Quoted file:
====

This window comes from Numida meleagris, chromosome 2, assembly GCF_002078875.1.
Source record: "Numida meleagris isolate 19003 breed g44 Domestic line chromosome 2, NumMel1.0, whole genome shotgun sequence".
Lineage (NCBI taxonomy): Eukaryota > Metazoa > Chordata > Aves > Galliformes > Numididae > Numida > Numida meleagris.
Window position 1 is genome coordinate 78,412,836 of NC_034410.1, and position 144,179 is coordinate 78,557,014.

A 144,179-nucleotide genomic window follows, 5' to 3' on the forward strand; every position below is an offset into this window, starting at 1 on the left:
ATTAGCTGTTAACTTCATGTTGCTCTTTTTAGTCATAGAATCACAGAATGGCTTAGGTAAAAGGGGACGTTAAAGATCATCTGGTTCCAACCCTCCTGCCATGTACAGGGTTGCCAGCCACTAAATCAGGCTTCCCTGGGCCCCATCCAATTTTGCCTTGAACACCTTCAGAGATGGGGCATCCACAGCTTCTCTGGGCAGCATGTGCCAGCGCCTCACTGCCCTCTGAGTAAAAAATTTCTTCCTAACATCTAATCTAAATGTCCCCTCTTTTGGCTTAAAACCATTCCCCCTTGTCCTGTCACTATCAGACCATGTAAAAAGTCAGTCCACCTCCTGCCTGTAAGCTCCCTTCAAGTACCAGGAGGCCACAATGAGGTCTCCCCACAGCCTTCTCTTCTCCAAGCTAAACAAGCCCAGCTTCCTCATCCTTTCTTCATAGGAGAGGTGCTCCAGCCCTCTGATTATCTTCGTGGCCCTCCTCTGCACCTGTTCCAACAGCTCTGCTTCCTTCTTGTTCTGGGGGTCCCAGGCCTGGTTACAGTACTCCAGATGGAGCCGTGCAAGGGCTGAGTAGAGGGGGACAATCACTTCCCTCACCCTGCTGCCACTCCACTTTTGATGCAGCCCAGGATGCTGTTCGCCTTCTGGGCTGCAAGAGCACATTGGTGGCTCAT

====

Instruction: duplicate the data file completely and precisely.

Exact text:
This window comes from Numida meleagris, chromosome 2, assembly GCF_002078875.1.
Source record: "Numida meleagris isolate 19003 breed g44 Domestic line chromosome 2, NumMel1.0, whole genome shotgun sequence".
Lineage (NCBI taxonomy): Eukaryota > Metazoa > Chordata > Aves > Galliformes > Numididae > Numida > Numida meleagris.
Window position 1 is genome coordinate 78,412,836 of NC_034410.1, and position 144,179 is coordinate 78,557,014.

A 144,179-nucleotide genomic window follows, 5' to 3' on the forward strand; every position below is an offset into this window, starting at 1 on the left:
ATTAGCTGTTAACTTCATGTTGCTCTTTTTAGTCATAGAATCACAGAATGGCTTAGGTAAAAGGGGACGTTAAAGATCATCTGGTTCCAACCCTCCTGCCATGTACAGGGTTGCCAGCCACTAAATCAGGCTTCCCTGGGCCCCATCCAATTTTGCCTTGAACACCTTCAGAGATGGGGCATCCACAGCTTCTCTGGGCAGCATGTGCCAGCGCCTCACTGCCCTCTGAGTAAAAAATTTCTTCCTAACATCTAATCTAAATGTCCCCTCTTTTGGCTTAAAACCATTCCCCCTTGTCCTGTCACTATCAGACCATGTAAAAAGTCAGTCCACCTCCTGCCTGTAAGCTCCCTTCAAGTACCAGGAGGCCACAATGAGGTCTCCCCACAGCCTTCTCTTCTCCAAGCTAAACAAGCCCAGCTTCCTCATCCTTTCTTCATAGGAGAGGTGCTCCAGCCCTCTGATTATCTTCGTGGCCCTCCTCTGCACCTGTTCCAACAGCTCTGCTTCCTTCTTGTTCTGGGGGTCCCAGGCCTGGTTACAGTACTCCAGATGGAGCCGTGCAAGGGCTGAGTAGAGGGGGACAATCACTTCCCTCACCCTGCTGCCACTCCACTTTTGATGCAGCCCAGGATGCTGTTCGCCTTCTGGGCTGCAAGAGCACATTGGTGGCTCAT